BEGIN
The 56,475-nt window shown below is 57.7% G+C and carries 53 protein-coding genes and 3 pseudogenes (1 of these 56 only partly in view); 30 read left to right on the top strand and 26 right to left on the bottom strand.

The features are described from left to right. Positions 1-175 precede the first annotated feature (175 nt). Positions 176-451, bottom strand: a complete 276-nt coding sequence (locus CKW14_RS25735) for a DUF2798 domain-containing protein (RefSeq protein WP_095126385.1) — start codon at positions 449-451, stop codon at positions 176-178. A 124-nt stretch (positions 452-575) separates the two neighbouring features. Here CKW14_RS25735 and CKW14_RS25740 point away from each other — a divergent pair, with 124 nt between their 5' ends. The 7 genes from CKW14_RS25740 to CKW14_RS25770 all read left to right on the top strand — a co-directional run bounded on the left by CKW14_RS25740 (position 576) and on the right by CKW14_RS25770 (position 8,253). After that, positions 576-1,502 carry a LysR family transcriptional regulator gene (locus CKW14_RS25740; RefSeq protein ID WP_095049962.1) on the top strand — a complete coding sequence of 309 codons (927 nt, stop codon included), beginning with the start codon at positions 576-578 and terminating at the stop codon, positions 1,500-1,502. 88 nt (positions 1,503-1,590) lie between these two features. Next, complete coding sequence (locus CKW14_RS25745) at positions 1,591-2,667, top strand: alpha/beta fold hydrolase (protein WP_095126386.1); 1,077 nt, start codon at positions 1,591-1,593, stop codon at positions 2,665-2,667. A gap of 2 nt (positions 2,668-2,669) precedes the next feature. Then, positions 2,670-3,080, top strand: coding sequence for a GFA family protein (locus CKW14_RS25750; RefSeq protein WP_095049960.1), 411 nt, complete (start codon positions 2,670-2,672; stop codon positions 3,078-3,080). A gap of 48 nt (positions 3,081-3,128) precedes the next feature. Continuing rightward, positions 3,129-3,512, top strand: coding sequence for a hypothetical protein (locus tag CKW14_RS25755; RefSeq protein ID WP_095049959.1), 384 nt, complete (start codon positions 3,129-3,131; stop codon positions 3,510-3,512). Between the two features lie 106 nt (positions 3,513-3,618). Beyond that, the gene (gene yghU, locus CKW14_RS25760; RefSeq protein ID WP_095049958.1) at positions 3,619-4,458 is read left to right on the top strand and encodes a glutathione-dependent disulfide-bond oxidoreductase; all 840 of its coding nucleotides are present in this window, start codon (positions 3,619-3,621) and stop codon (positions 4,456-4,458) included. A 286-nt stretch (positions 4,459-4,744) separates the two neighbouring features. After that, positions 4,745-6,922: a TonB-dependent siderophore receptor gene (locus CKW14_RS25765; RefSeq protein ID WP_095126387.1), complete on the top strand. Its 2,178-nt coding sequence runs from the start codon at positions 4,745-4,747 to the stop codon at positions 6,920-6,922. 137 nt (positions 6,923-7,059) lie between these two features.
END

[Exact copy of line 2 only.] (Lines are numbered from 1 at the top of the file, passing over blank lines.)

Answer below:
The features are described from left to right. Positions 1-175 precede the first annotated feature (175 nt). Positions 176-451, bottom strand: a complete 276-nt coding sequence (locus CKW14_RS25735) for a DUF2798 domain-containing protein (RefSeq protein WP_095126385.1) — start codon at positions 449-451, stop codon at positions 176-178. A 124-nt stretch (positions 452-575) separates the two neighbouring features. Here CKW14_RS25735 and CKW14_RS25740 point away from each other — a divergent pair, with 124 nt between their 5' ends. The 7 genes from CKW14_RS25740 to CKW14_RS25770 all read left to right on the top strand — a co-directional run bounded on the left by CKW14_RS25740 (position 576) and on the right by CKW14_RS25770 (position 8,253). After that, positions 576-1,502 carry a LysR family transcriptional regulator gene (locus CKW14_RS25740; RefSeq protein ID WP_095049962.1) on the top strand — a complete coding sequence of 309 codons (927 nt, stop codon included), beginning with the start codon at positions 576-578 and terminating at the stop codon, positions 1,500-1,502. 88 nt (positions 1,503-1,590) lie between these two features. Next, complete coding sequence (locus CKW14_RS25745) at positions 1,591-2,667, top strand: alpha/beta fold hydrolase (protein WP_095126386.1); 1,077 nt, start codon at positions 1,591-1,593, stop codon at positions 2,665-2,667. A gap of 2 nt (positions 2,668-2,669) precedes the next feature. Then, positions 2,670-3,080, top strand: coding sequence for a GFA family protein (locus CKW14_RS25750; RefSeq protein WP_095049960.1), 411 nt, complete (start codon positions 2,670-2,672; stop codon positions 3,078-3,080). A gap of 48 nt (positions 3,081-3,128) precedes the next feature. Continuing rightward, positions 3,129-3,512, top strand: coding sequence for a hypothetical protein (locus tag CKW14_RS25755; RefSeq protein ID WP_095049959.1), 384 nt, complete (start codon positions 3,129-3,131; stop codon positions 3,510-3,512). Between the two features lie 106 nt (positions 3,513-3,618). Beyond that, the gene (gene yghU, locus CKW14_RS25760; RefSeq protein ID WP_095049958.1) at positions 3,619-4,458 is read left to right on the top strand and encodes a glutathione-dependent disulfide-bond oxidoreductase; all 840 of its coding nucleotides are present in this window, start codon (positions 3,619-3,621) and stop codon (positions 4,456-4,458) included. A 286-nt stretch (positions 4,459-4,744) separates the two neighbouring features. After that, positions 4,745-6,922: a TonB-dependent siderophore receptor gene (locus CKW14_RS25765; RefSeq protein ID WP_095126387.1), complete on the top strand. Its 2,178-nt coding sequence runs from the start codon at positions 4,745-4,747 to the stop codon at positions 6,920-6,922. 137 nt (positions 6,923-7,059) lie between these two features.